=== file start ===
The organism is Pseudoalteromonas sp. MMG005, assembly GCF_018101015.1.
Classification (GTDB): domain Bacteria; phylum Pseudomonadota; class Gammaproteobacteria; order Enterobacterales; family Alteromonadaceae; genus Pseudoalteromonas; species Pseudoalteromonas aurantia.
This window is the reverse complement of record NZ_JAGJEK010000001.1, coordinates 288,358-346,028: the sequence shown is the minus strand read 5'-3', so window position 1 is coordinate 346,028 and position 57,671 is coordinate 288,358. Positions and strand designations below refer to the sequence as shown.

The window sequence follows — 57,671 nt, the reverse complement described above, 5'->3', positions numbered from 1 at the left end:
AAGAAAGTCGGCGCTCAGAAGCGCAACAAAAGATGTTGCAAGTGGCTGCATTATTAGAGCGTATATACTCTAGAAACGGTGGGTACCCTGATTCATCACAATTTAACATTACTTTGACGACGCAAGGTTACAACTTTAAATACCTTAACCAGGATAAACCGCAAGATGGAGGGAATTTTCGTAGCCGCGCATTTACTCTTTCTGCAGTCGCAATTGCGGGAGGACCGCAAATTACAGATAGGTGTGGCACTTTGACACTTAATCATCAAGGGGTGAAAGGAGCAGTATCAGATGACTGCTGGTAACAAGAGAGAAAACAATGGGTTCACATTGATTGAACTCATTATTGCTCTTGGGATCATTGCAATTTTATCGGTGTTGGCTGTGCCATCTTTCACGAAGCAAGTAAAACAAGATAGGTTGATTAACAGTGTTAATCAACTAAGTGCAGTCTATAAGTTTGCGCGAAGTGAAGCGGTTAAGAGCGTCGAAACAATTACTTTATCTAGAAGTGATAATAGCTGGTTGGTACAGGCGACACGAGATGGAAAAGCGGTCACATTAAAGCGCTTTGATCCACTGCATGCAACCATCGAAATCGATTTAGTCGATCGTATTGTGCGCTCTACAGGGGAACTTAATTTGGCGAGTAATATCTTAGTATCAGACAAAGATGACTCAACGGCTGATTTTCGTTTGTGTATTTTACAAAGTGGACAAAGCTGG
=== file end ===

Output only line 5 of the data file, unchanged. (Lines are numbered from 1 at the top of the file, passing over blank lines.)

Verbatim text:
AAGAAAGTCGGCGCTCAGAAGCGCAACAAAAGATGTTGCAAGTGGCTGCATTATTAGAGCGTATATACTCTAGAAACGGTGGGTACCCTGATTCATCACAATTTAACATTACTTTGACGACGCAAGGTTACAACTTTAAATACCTTAACCAGGATAAACCGCAAGATGGAGGGAATTTTCGTAGCCGCGCATTTACTCTTTCTGCAGTCGCAATTGCGGGAGGACCGCAAATTACAGATAGGTGTGGCACTTTGACACTTAATCATCAAGGGGTGAAAGGAGCAGTATCAGATGACTGCTGGTAACAAGAGAGAAAACAATGGGTTCACATTGATTGAACTCATTATTGCTCTTGGGATCATTGCAATTTTATCGGTGTTGGCTGTGCCATCTTTCACGAAGCAAGTAAAACAAGATAGGTTGATTAACAGTGTTAATCAACTAAGTGCAGTCTATAAGTTTGCGCGAAGTGAAGCGGTTAAGAGCGTCGAAACAATTACTTTATCTAGAAGTGATAATAGCTGGTTGGTACAGGCGACACGAGATGGAAAAGCGGTCACATTAAAGCGCTTTGATCCACTGCATGCAACCATCGAAATCGATTTAGTCGATCGTATTGTGCGCTCTACAGGGGAACTTAATTTGGCGAGTAATATCTTAGTATCAGACAAAGATGACTCAACGGCTGATTTTCGTTTGTGTATTTTACAAAGTGGACAAAGCTGG